Architectural RelativityThis article is published in Taiwan Architect Magazine, issue no.524 (2018 August). It was the second part of this issue's "Architectural Relativity" column. The first part, "Real Virtuality - Paradigm Shift Base on Material Behavior" attempts to discuss the aspects of modern architectural design from the perspective of Computational Thinking and the Materiality of Material. The second part follows the concept of "Real Virtuality" in the first part. Through an interview with three female architects: Jenny Sabin, Anna Liu and Lyu Chih Lee, and by comparing the accumulated experimental works of the Jenny Sabin Studio, Tokin Liu and D. Z, Architects & Associates, this article discusses the design research which based on people, material, and environment; and additionally, the feasibility of making such design method a new pragmatic norm.Continue Reading »
Architectural RelativityContinue Reading »The prologue is a citation from " the First Digital Turn" of Mario Carpo. While the form of architecture was liberated, the development of construction technology progressed also. However, visual simulation still dominates the design mode. Furthermore, the great variety of technology complicates the specification of professional works.This results in rising issues such as the accelerating breaking between creation and production, and the doubts cast on the humanity aspect and reality of architectural design. "Technology is the answer, but what was the question?" The classic question proposed by Cedric Price implies that "innovation" does not come from groundless imagination, or a blind pursuit where problem awareness was lacking.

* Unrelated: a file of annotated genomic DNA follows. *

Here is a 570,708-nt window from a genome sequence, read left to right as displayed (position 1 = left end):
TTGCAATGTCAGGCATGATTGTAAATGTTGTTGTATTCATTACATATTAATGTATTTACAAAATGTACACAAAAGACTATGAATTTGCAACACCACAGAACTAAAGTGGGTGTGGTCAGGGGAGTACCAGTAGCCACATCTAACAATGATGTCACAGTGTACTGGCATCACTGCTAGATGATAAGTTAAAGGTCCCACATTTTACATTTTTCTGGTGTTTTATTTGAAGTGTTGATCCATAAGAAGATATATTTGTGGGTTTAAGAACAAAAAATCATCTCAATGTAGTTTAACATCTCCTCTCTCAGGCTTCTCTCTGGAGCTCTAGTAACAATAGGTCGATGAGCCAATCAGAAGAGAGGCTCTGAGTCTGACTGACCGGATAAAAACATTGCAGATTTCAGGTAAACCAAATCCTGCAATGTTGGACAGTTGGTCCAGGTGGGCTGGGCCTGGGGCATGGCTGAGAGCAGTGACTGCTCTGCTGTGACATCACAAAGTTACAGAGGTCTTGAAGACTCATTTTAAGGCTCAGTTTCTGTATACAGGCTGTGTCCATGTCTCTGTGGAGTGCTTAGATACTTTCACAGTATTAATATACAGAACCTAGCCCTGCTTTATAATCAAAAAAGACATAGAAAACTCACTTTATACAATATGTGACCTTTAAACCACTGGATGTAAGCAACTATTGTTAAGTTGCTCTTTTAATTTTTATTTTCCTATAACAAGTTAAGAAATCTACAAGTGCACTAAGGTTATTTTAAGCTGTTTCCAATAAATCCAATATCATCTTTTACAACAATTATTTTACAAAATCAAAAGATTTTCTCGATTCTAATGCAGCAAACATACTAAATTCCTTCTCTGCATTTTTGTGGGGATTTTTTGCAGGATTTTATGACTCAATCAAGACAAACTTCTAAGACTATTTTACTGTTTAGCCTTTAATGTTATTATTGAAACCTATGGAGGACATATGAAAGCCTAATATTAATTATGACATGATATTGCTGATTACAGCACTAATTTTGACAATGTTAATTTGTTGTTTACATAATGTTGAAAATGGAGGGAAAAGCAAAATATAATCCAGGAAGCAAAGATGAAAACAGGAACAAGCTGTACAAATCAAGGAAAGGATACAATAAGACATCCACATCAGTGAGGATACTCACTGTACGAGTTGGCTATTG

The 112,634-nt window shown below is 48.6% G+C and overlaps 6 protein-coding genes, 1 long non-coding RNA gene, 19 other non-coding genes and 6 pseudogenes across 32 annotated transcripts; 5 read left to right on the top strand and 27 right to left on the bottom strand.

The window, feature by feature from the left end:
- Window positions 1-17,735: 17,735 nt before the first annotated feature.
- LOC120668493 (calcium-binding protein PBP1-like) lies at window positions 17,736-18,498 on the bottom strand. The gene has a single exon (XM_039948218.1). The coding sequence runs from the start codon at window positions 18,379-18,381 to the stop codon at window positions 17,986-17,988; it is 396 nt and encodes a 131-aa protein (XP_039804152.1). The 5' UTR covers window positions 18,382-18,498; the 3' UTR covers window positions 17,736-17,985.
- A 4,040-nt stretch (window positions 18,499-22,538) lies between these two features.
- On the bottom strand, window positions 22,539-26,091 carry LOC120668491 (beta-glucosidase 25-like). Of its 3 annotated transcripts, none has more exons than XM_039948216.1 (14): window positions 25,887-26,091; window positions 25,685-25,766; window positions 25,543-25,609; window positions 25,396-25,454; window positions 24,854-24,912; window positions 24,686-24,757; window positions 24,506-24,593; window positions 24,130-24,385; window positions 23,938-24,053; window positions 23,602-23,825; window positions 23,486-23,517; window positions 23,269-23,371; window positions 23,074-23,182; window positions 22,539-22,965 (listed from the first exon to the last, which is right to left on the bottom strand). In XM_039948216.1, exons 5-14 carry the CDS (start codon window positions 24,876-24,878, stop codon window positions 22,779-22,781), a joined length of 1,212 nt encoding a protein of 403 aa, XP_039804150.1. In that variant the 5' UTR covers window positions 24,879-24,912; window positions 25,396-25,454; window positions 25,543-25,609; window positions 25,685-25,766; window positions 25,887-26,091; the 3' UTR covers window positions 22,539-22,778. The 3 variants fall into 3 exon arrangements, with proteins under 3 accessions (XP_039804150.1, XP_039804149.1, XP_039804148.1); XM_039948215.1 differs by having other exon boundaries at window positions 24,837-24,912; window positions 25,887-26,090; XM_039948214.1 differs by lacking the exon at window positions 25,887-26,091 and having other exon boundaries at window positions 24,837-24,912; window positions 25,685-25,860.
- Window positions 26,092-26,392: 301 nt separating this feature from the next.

Architectural RelativityThrough reviewing her feedback on Deborah Berke Partners’s transforming work on "122CC" and "Women's Building" in New York, USA, along with the works of architect Hsiu-Lian Wang (王秀蓮) in Tainan City, Taiwan, Hsu examines historical architectures as a matter of public participation, memory transformation and symbol of "non-compliant" bodies.Continue Reading »